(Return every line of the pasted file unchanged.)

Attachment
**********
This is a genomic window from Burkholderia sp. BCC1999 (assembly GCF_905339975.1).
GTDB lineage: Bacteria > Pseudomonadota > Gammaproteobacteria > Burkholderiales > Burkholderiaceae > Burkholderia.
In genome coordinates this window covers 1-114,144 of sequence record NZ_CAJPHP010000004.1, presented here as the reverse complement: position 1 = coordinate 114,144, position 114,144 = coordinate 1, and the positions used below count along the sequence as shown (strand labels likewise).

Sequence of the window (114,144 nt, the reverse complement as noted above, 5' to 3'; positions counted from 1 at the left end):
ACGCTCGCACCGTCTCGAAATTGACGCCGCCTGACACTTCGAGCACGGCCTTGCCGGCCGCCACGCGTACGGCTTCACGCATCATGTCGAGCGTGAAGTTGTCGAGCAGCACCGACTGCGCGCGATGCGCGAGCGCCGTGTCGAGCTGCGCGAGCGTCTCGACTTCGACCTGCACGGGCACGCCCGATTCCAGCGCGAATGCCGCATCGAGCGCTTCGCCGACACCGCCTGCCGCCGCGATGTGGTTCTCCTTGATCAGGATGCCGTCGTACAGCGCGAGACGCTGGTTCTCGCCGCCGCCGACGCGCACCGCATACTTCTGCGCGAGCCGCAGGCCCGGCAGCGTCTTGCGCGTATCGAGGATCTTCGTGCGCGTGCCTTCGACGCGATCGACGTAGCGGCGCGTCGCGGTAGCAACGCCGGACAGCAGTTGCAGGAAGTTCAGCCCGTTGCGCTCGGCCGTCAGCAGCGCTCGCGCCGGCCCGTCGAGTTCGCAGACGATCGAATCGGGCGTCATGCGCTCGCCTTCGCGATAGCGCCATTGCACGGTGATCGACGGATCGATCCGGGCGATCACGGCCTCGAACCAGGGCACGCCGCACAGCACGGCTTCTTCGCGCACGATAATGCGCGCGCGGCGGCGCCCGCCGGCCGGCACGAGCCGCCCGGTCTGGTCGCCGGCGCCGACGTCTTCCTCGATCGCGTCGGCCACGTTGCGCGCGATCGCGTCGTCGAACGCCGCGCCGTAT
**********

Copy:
This is a genomic window from Burkholderia sp. BCC1999 (assembly GCF_905339975.1).
GTDB lineage: Bacteria > Pseudomonadota > Gammaproteobacteria > Burkholderiales > Burkholderiaceae > Burkholderia.
In genome coordinates this window covers 1-114,144 of sequence record NZ_CAJPHP010000004.1, presented here as the reverse complement: position 1 = coordinate 114,144, position 114,144 = coordinate 1, and the positions used below count along the sequence as shown (strand labels likewise).

Sequence of the window (114,144 nt, the reverse complement as noted above, 5' to 3'; positions counted from 1 at the left end):
ACGCTCGCACCGTCTCGAAATTGACGCCGCCTGACACTTCGAGCACGGCCTTGCCGGCCGCCACGCGTACGGCTTCACGCATCATGTCGAGCGTGAAGTTGTCGAGCAGCACCGACTGCGCGCGATGCGCGAGCGCCGTGTCGAGCTGCGCGAGCGTCTCGACTTCGACCTGCACGGGCACGCCCGATTCCAGCGCGAATGCCGCATCGAGCGCTTCGCCGACACCGCCTGCCGCCGCGATGTGGTTCTCCTTGATCAGGATGCCGTCGTACAGCGCGAGACGCTGGTTCTCGCCGCCGCCGACGCGCACCGCATACTTCTGCGCGAGCCGCAGGCCCGGCAGCGTCTTGCGCGTATCGAGGATCTTCGTGCGCGTGCCTTCGACGCGATCGACGTAGCGGCGCGTCGCGGTAGCAACGCCGGACAGCAGTTGCAGGAAGTTCAGCCCGTTGCGCTCGGCCGTCAGCAGCGCTCGCGCCGGCCCGTCGAGTTCGCAGACGATCGAATCGGGCGTCATGCGCTCGCCTTCGCGATAGCGCCATTGCACGGTGATCGACGGATCGATCCGGGCGATCACGGCCTCGAACCAGGGCACGCCGCACAGCACGGCTTCTTCGCGCACGATAATGCGCGCGCGGCGGCGCCCGCCGGCCGGCACGAGCCGCCCGGTCTGGTCGCCGGCGCCGACGTCTTCCTCGATCGCGTCGGCCACGTTGCGCGCGATCGCGTCGTCGAACGCCGCGCCGTAT